Research axis 5 : dynamics & vulnerability of coastal zones
Coordinators: Serge SUANEZ (LETG/Geomer) and Mouncef SEDRATI (LDO/GMGL)
LDO – UMR 6538 (Laboratoire Domaines Océaniques), UBO, CNRS/INSU
LETG - UMR 6554 (Littoral Environnement Télédétection Géomatique), UBO - Nantes
AMURE (Ifremer - UBO)
Coastal hazards results from the combination of natural and complex social dynamics. The development of coherent and long-term strategies concerning coastal management issue is one of the major challenges facing the coastal development in the coming decades. In a context of global environmental change (sediment shortage and eustatic), variability of climate-ocean conditions and continental hydrology at various scales of time and space and extreme societal pressures of recent decades (growing residential attractiveness echoing the "coastal development" of human activities on a global scale, ever-increasing population pressures, artificial increase in land degradation and natural areas), vulnerability to various hazards (erosion, flooding, pollution, etc.) is an essential parameter to be included in the prospective for integrated coastal zone.
The axis 5 is following both scientific and operational objectives. On one hand, it concerns enhancing the understanding and comprehension of the induced risks on the coastal territories. This is achieved through taking into account the variability of both natural and anthropogenic forcing acting on different spatio-temporal scales. On the other hand, and based on this in-depth knowledge, it concerns bringing out elements to support public policy of the coastal risk management, such as erosion or coastal flooding, coastal environment pollution (hydrocarbons, heavy metals, etc.), taking into consideration the rapid effects of climate changes. In this context, society can, in fact, be seen as a variable “forcing” the coastal system, and, in a retroactive manner, as a component of the coastal system. To achieve this, the research realized in this axis needs to develop our knowledge of the extreme forcing damaging the coastal territories:
- The work is based on observing and measuring the physical and human mechanisms leading to critical situations in areas with high pressure. The complexity of the research’s subject imposes using, in synergy, different observation tools (field measurements, sociological investigations, economic evaluations, satellites images, airborne, naval, and terrestrial)
- As such, the vulnerability issue of the coastal territories is spatially and economically quantified though dynamic analyses of the ground use and occupation, and socio-economic issues.
- It also concerns identifying and analyzing coastal risks representations by different social groups present in these territories, and to study the modalities and the role of different actors in the governance and decision-making.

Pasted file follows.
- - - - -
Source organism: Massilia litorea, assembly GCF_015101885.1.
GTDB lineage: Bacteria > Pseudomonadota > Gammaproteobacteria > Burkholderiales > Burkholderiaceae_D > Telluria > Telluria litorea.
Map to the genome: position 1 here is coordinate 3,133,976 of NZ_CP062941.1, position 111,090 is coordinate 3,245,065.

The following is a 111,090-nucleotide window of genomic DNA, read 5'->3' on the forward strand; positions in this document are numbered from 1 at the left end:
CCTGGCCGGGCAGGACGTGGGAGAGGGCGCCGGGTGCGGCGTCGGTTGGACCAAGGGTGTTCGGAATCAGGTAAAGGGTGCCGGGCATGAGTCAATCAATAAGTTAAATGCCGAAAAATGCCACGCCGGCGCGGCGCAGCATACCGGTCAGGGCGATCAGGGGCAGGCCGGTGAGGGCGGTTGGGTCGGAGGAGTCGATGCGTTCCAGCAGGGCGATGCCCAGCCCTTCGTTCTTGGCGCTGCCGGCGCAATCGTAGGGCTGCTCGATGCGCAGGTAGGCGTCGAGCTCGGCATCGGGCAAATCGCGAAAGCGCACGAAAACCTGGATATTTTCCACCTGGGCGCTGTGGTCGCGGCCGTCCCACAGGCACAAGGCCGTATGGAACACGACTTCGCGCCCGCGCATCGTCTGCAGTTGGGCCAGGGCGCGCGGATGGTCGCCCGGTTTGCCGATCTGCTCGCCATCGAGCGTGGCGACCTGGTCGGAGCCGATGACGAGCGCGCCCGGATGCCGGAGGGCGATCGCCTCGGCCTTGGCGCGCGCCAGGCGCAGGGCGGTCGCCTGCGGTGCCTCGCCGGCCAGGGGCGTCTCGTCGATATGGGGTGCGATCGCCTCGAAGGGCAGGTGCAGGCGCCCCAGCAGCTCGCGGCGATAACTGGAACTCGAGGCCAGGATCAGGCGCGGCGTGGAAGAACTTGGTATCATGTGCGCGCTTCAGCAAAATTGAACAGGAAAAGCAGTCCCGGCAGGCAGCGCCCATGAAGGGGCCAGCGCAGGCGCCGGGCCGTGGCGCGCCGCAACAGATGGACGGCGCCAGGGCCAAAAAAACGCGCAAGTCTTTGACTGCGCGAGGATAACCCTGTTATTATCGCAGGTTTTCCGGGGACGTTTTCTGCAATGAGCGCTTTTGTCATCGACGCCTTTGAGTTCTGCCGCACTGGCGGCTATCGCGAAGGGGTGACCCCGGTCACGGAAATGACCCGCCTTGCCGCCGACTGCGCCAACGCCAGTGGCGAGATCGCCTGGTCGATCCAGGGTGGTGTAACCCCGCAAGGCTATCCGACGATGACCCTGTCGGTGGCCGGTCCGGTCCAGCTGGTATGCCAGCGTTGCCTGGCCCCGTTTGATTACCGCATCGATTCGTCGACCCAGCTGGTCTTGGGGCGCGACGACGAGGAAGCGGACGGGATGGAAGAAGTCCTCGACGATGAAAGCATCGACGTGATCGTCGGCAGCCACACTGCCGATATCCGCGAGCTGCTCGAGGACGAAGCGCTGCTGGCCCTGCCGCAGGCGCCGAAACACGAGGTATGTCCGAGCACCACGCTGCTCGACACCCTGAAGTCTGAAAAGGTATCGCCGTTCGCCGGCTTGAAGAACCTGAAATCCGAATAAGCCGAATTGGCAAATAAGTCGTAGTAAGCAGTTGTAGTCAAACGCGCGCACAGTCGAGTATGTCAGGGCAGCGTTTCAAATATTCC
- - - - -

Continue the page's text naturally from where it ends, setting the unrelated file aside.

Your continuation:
- Based on this knowledge, the final aim is to model these dynamics and their impacts. This will allow us predict different scenarios and reliable prospective that may be used in a managerial context.
However, whether such anthropogenic forcing related to increasing urbanization of coastal areas, or natural forcing related in particular to the rise of contemporary sea level estimated at 3 mm / year on average with local variations from which projections can be made, or the likely increase in weather-marine paroxysmal events whose return periods are still poorly identified, it becomes necessary to:
- Develop and enhance techniques of observing and surveying costal evolution
- Modeling the interaction between coastal evolution (under both natural and anthropogenic impact) and the coastal vulnerability
- Understand the implications of climate change and / or climatic conditions on the urban spaces in the coastal zone in order to anticipate and implement appropriate management policies, to reflect the societal implications of current environmental changes in terms of loss of life, damage property and socio-economic issues, possible compensation of victims and possible displacement of residents that will result;
- Preparing the future adaptation of coastal defenses, polder dikes and port infrastructure, which will in some cases be raised and strengthened to continue to play their role in relation to marine weather-for which they had not been provided;
- The provision of new anti-flood defenses, or fight against erosion, or strategies of decline.
Also, in this context, the priority is to strengthen knowledge on coastal hazards and risks and to support knowledge-based management decisions. This work is all the more necessary that scientific uncertainties still exist on many changing trends of natural forcing affecting the coastal zone and the acquisition of new knowledge on hazards remains an imperative. Our work plan should also reflect on the sharing of knowledge between scientists and with different social groups involved in coastal risk management.